The Fantastic Four was Marvel's first comic book superhero team. It was also Marvel's first 21st Century movie franchise that made it to a sequel but not to a trilogy, with lacklustre 2005 and 2007 movies that felt like throwbacks to an era when comic book movies still looked like comic books and were chiefly aimed at kids.
Now comes the franchise reboot with second-time feature director Josh Trank charged with reviving the franchise on the strength of his low-budget anti-superhero flick Chronicle.
His movie begins promisingly. Its origin story does start with a clever contemporary spin on how the old space-age gang got together.
But then, at some point in its weirdly truncated 100 minutes running time, it turns off the character development, ditches the acting, turns on the flashing lights and has its lead characters turn into an interplanetary green-screen mime troupe.
Any FF movie has a problem in that the quartet's powers are a bit crap. Reed Richards' Mister Fantastic can stretch his body a long way. Sue Storm's Invisible Woman also does force fields that can look she's taken the whole family for an outing in a Zorb ball. Ben Grimm's The Thing is made of an unpleasant shade of rock. Johnny Storm's Human Torch scorches about the place.
But every demonstration of their skills via the movie's patchy special effects - some of them from Weta Digital - feels like that, a demonstration.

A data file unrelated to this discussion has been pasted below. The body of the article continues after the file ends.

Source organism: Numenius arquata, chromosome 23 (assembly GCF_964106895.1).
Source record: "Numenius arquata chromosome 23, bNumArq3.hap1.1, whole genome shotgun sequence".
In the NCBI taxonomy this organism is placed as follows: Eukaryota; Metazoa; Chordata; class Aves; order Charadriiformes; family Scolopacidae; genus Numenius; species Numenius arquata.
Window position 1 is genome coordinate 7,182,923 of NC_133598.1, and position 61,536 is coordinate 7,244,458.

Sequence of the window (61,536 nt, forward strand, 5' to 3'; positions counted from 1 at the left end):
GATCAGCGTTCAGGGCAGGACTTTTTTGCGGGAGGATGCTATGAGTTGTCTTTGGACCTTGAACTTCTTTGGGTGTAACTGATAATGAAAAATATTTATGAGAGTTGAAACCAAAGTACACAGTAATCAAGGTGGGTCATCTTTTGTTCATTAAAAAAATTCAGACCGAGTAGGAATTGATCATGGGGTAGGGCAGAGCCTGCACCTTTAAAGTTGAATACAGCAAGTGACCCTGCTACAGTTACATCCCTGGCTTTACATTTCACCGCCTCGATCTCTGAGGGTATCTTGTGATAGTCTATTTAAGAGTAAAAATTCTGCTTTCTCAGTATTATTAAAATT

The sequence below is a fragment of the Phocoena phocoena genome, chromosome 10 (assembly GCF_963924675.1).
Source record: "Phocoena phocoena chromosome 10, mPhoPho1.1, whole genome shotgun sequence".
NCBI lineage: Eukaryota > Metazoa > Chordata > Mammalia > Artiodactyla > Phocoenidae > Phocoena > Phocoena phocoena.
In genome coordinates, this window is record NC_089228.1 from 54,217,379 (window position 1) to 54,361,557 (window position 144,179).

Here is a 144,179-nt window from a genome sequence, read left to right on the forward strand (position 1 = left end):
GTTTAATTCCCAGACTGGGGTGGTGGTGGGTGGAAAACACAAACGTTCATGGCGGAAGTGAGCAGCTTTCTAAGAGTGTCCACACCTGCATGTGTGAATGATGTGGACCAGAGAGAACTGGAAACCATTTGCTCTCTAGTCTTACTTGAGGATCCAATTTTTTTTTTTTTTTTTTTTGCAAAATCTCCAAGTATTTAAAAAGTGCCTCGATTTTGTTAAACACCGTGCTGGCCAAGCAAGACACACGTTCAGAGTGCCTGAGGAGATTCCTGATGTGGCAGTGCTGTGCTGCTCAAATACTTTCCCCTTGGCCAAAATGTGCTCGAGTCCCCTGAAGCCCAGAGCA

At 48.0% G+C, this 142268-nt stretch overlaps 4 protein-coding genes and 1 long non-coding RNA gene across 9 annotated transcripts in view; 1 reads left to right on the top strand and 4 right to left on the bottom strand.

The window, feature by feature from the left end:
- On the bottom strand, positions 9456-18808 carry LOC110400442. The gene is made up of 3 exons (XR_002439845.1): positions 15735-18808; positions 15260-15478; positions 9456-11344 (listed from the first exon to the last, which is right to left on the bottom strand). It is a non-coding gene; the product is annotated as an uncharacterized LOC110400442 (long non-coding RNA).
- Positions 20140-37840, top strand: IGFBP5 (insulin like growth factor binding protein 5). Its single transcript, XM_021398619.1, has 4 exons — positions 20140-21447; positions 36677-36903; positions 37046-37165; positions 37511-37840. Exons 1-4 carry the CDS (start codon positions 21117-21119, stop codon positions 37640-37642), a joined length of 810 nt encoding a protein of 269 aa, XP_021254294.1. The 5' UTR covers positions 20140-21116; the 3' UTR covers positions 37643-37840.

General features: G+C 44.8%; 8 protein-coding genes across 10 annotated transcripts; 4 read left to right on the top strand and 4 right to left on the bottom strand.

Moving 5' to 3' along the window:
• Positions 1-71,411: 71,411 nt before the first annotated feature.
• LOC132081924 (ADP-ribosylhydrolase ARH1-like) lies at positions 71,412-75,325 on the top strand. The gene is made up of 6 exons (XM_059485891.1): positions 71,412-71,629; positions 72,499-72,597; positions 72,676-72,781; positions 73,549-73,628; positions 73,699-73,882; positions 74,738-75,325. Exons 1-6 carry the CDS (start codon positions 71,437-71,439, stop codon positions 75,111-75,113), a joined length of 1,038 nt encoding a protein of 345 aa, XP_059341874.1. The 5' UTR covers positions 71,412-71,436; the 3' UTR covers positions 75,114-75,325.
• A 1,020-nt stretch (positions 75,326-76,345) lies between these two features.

Had this been, say, a superhero television series like The Flash, which it sometimes resembles with its post-teen mix of lengthy lab scenes with occasional bursts of phys-ed, it might have been forgivable.
But this is a superhero movie that's really not up to the job offering not much to remember it by in terms of spectacle action or humour.
It does have some Spielbergian charm in its opening, which is focused on young gifted Reed Richards (Teller) and his friendship with loyal pal Ben Grimm (Bell).
Their science fair experiments get teenage Richards recruited by the think-tank Baxter Institute which is also working on a "quantum gate" designed to beam stuff to another dimension and back again, hopefully.
At the institute, Richards finds fellow whiz kids Sue Storm (Mara) and brother Johnny (Jordan) whose Dad Dr. Franklin Storm (Reg E. Cathey as the Morgan Freeman voice-of-reason) runs the place with paternal patience.
That tech causes the four to turn rock/chewing gum/fire/ transparent after a cataclysmic inter-dimensional jaunt with maverick fellow Baxter Institute alumni Victor Von Doom.
You might think acquiring these abilities would take some getting used to. Apparently not. Yes, big stoney Ben (Bell doing motion-capture) is peeved with his old mate Richards for dragging him into his geological predicament. After all, he looks like shit. Though not quite as much as his 2005/07 predecessor did.
And yes, Richards takes off on his own when he realises the military industrial complex wants to weaponise him and his cohorts. But otherwise this movie flashes forward through the adjustment period on what feels like a did-we-miss-something? run to the end.
It's a case of good start, flat middle and a curiously bad nothing-at-stake finish - one which takes the default ending of so many other superhero movies and sets it on the dull dark "Planet Zero" where our heroes and villain end up throwing rocks at each other.
Verdict: Well, yes, there are four of them but ...